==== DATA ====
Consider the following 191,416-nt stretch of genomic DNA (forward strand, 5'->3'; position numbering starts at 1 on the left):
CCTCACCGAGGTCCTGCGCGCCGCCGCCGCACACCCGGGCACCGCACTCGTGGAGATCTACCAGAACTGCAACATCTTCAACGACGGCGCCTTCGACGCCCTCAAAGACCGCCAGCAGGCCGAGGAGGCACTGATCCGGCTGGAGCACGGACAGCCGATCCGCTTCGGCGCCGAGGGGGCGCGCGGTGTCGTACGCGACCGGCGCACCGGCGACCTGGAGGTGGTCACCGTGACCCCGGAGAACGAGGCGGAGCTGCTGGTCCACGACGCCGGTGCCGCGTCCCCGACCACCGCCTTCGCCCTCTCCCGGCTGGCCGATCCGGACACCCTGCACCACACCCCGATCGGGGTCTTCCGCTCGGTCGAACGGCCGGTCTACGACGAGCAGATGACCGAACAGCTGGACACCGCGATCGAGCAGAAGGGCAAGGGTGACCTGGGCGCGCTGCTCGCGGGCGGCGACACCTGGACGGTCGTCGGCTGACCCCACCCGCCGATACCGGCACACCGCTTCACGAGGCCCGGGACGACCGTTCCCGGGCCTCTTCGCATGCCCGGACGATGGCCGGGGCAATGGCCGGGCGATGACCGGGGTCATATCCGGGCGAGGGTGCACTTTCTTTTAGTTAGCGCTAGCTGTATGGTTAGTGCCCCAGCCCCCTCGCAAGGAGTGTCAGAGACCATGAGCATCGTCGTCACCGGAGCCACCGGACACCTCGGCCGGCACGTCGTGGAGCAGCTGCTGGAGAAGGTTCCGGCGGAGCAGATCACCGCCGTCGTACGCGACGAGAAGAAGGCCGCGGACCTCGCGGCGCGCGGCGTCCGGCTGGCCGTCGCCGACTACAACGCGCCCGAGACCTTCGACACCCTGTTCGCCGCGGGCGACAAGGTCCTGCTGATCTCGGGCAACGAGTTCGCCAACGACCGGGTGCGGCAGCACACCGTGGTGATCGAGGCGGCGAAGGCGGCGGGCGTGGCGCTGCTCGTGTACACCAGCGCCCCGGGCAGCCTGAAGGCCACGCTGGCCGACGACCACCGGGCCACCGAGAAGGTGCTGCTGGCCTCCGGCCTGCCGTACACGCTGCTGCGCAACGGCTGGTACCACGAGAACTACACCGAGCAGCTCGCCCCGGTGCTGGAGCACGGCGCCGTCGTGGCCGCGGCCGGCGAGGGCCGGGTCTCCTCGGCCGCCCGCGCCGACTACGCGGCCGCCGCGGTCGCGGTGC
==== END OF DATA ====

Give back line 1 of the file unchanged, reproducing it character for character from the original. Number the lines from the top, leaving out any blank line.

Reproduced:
Consider the following 191,416-nt stretch of genomic DNA (forward strand, 5'->3'; position numbering starts at 1 on the left):